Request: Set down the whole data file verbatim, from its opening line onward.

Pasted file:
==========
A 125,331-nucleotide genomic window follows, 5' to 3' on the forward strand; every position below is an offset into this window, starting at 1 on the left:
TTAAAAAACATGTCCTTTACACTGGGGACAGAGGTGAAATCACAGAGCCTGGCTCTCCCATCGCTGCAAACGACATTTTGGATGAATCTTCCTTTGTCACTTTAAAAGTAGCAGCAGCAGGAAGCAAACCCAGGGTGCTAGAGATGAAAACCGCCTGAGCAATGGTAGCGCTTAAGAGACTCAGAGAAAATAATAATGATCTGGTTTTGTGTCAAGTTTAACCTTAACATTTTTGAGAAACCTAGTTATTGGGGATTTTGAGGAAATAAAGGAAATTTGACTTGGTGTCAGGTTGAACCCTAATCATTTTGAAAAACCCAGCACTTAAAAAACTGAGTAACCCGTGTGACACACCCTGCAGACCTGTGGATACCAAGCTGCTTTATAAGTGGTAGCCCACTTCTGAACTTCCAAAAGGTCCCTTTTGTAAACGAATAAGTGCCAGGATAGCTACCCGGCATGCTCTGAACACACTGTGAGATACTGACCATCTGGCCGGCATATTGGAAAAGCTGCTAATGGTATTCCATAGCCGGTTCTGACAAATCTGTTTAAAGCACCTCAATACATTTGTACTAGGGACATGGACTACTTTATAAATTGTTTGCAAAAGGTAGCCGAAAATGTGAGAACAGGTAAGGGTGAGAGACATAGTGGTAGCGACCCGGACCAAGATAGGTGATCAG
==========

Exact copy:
A 125,331-nucleotide genomic window follows, 5' to 3' on the forward strand; every position below is an offset into this window, starting at 1 on the left:
TTAAAAAACATGTCCTTTACACTGGGGACAGAGGTGAAATCACAGAGCCTGGCTCTCCCATCGCTGCAAACGACATTTTGGATGAATCTTCCTTTGTCACTTTAAAAGTAGCAGCAGCAGGAAGCAAACCCAGGGTGCTAGAGATGAAAACCGCCTGAGCAATGGTAGCGCTTAAGAGACTCAGAGAAAATAATAATGATCTGGTTTTGTGTCAAGTTTAACCTTAACATTTTTGAGAAACCTAGTTATTGGGGATTTTGAGGAAATAAAGGAAATTTGACTTGGTGTCAGGTTGAACCCTAATCATTTTGAAAAACCCAGCACTTAAAAAACTGAGTAACCCGTGTGACACACCCTGCAGACCTGTGGATACCAAGCTGCTTTATAAGTGGTAGCCCACTTCTGAACTTCCAAAAGGTCCCTTTTGTAAACGAATAAGTGCCAGGATAGCTACCCGGCATGCTCTGAACACACTGTGAGATACTGACCATCTGGCCGGCATATTGGAAAAGCTGCTAATGGTATTCCATAGCCGGTTCTGACAAATCTGTTTAAAGCACCTCAATACATTTGTACTAGGGACATGGACTACTTTATAAATTGTTTGCAAAAGGTAGCCGAAAATGTGAGAACAGGTAAGGGTGAGAGACATAGTGGTAGCGACCCGGACCAAGATAGGTGATCAG